Sunday, June 17, 2018

Dear Dad... | What Father's Day Means to Me


Father’s Day. A stream of gushing Facebook posts dominate my feed, in heartfelt appreciation for fathers past and present. A pang of guilt washes over me as I realise I have neglected to send any kind of greeting to my own Dad, a feeling accompanied by a deeper sense of regret that I haven’t seen enough of him lately. Life is hectic, and since my kids’ father is away for the weekend, I’d not even clocked that this Hallmark Holiday was upon us. 

Aside from birthdays, I’ve never been much of a fan of the ‘appreciation day’ culture - Valentine’s, Father’s Day, National Doughnut Day (yes, it's a thing); as an adoptive parent, even Mother’s Day is a far from straightforward celebration in our family. But when everyone else is so publicly on the ‘yay dad’ bandwagon, it seems somewhat callous to abstain. I could have dashed out and bought a last minute card, but it is hard to find one whose sentiments accurately reflect my relationship with my dad, and frankly the football-and-beer-themed “best dad ever” selection is just not going to cut it. So I decided instead to attempt a more authentic exploration of what he means to me…

More than anything else I have inherited from him, it is Dad’s offbeat, mischievous sense of humour and love of comic poetry for which I am most grateful. I can remember him reading me Spike Milligan, quoting the Goons, and teaching me practical jokes at a young age, and those influences have stayed with me into my adult life. I like to think I also have something of Dad’s practical nature and problem-solving skills; I have always admired these qualities about him.

Christmas time at Dad's place in the 80s

Father’s Day sentiments are complicated for me and Dad, because I don’t actually remember a time when he was living at home. There are a few hazy memories - Christmas morning in Mum and Dad’s bed with the textured orange throw, and Dad’s retro dressing gown; the chaos of him redecorating the kitchen while mum was in hospital having my younger sister - but not much of the day-to-day. I am thankful that my parents stayed good friends when they split up, and Dad was around, if not a constant presence. Both he and mum were active CND members in those days, and I can recall being taken on protest marches as a child, and riding on the CND carnival float alongside a giant model missile that Dad had constructed - one of many such props that made our childhoods all the more interesting and eccentric.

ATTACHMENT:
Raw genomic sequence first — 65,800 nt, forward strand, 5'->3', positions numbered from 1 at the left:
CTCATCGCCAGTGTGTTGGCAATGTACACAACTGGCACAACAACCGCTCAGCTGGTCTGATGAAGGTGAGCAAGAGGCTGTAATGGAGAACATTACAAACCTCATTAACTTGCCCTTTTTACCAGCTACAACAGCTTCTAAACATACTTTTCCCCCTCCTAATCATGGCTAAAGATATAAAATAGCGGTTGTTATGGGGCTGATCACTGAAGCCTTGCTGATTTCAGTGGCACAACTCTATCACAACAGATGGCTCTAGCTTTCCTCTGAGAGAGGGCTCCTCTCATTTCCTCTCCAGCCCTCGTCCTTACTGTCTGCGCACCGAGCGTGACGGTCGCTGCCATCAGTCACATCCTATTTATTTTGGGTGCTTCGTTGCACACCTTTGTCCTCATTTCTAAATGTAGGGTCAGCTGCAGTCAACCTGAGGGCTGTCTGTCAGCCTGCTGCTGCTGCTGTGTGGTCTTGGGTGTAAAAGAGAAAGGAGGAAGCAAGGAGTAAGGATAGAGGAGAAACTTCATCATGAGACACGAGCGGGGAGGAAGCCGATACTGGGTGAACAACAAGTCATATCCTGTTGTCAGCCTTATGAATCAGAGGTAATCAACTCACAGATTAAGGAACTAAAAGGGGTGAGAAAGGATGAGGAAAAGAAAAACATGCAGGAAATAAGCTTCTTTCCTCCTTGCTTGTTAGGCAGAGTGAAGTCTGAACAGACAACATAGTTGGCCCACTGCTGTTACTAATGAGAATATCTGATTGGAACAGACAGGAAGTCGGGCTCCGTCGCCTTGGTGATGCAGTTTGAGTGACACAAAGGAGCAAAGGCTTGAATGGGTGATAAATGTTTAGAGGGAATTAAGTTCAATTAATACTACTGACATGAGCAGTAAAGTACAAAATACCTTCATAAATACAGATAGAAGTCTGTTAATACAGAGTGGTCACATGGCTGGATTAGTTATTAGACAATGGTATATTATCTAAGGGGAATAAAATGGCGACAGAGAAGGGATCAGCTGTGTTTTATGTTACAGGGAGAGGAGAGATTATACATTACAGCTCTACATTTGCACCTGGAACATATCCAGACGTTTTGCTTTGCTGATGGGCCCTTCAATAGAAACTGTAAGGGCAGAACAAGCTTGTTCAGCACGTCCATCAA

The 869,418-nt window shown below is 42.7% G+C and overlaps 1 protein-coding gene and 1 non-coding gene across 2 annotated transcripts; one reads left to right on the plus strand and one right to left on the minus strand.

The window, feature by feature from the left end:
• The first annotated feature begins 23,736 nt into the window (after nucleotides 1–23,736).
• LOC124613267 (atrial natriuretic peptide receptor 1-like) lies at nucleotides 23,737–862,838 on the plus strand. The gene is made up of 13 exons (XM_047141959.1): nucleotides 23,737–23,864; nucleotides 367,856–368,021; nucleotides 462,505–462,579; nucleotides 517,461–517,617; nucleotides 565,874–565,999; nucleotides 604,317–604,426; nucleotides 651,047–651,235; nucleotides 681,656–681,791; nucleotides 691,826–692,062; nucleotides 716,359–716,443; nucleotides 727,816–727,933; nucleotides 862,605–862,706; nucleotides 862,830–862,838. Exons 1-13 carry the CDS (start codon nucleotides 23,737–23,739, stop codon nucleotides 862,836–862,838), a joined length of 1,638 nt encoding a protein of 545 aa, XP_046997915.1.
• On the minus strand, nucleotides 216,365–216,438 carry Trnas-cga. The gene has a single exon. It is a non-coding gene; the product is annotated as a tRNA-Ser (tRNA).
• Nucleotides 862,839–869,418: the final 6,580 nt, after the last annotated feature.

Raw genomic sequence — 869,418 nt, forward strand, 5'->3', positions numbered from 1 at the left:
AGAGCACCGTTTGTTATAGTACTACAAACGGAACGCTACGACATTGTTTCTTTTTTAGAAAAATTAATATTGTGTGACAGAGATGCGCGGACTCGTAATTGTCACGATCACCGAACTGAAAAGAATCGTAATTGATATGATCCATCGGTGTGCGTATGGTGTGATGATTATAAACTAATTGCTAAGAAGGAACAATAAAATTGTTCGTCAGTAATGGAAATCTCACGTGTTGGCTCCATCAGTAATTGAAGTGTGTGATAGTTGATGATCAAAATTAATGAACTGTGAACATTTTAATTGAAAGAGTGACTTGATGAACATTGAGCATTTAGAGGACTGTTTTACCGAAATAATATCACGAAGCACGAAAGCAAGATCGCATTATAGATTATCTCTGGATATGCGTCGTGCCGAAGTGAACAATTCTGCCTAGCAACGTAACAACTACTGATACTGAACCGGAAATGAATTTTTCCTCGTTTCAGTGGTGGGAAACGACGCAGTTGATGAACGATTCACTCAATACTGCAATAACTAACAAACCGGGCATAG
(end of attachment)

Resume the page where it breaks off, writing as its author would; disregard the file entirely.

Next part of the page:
That CND carnival float

Having a stage manager for a father has definitely had its perks. As well as the intriguing theatrical cast-offs that made their way into our playroom, Dad could always be relied upon to fix things (albeit with gaffer tape and a prayer), build things and generally provide DIY support services. I have taken to heart his motto of “if it doesn’t work, use a bigger hammer”, and am never without several rolls of gaffer tape with which to tackle any domestic emergencies.

Mum and Dad met working in the theatre in the 60s, and it was Dad who persuaded me into my first summer job on followspots at the Hippodrome in 1992, when I was 15. This was undoubtedly an influential milestone in my life. I spent 10 or more summers working there, as well as pantomimes at the Devonshire Park, forging life-long friendships and learning a useful (?) repertoire of old songs from the various veteran acts who performed there. For some of that time, I was working alongside Dad as well as other Stanfields, and it is a time I remember as being one of the closest we have shared.

Backstage crew at the Hippodrome - early nineties (Dad 3rd from left)

Another of those times was when I was away at university, and Dad would come up and visit me from time to time. I will be forever thankful to him for helping extricate me from an awful shared housing situation, rocking up with his campervan while my house ‘mates’ (who had been systematically ganging up on me for months before) were away for the weekend, and helping me move, in stealth, to a little bedsit in Barnes where I stayed for my final year. Whereas mum has always provided (and still does provide) the emotional support and physical comfort, it is this type of practical gesture through which Dad has shown his love. 

As a younger man, my dad was partial to a jive. I have distinct memories of him busting some impressive moves at various family occasions, and although I have never mastered the genre myself (there is still time!), I have an enduringly fond association with its music. Just yesterday I was at Michelham Priory’s Home Front weekend, watching a Lindy Hop group give a demonstration, and thinking about Dad’s love of dancing, while tapping my feet to the infectious tunes. I can vividly picture his younger, rock-n-rolling self of the 1950s, based on the colourful anecdotes of his youth that he has painted over the years. He is a spirited raconteur, and has inspired me to try and continue the tradition, passing on the family folklore to my own children.

Dad, we may not have the most conventional or consistent of father-daughter relationships, but as you can see, you have influenced me, and I love you. Thank you for Spike, Elvis, Brubeck and gaffer tape.
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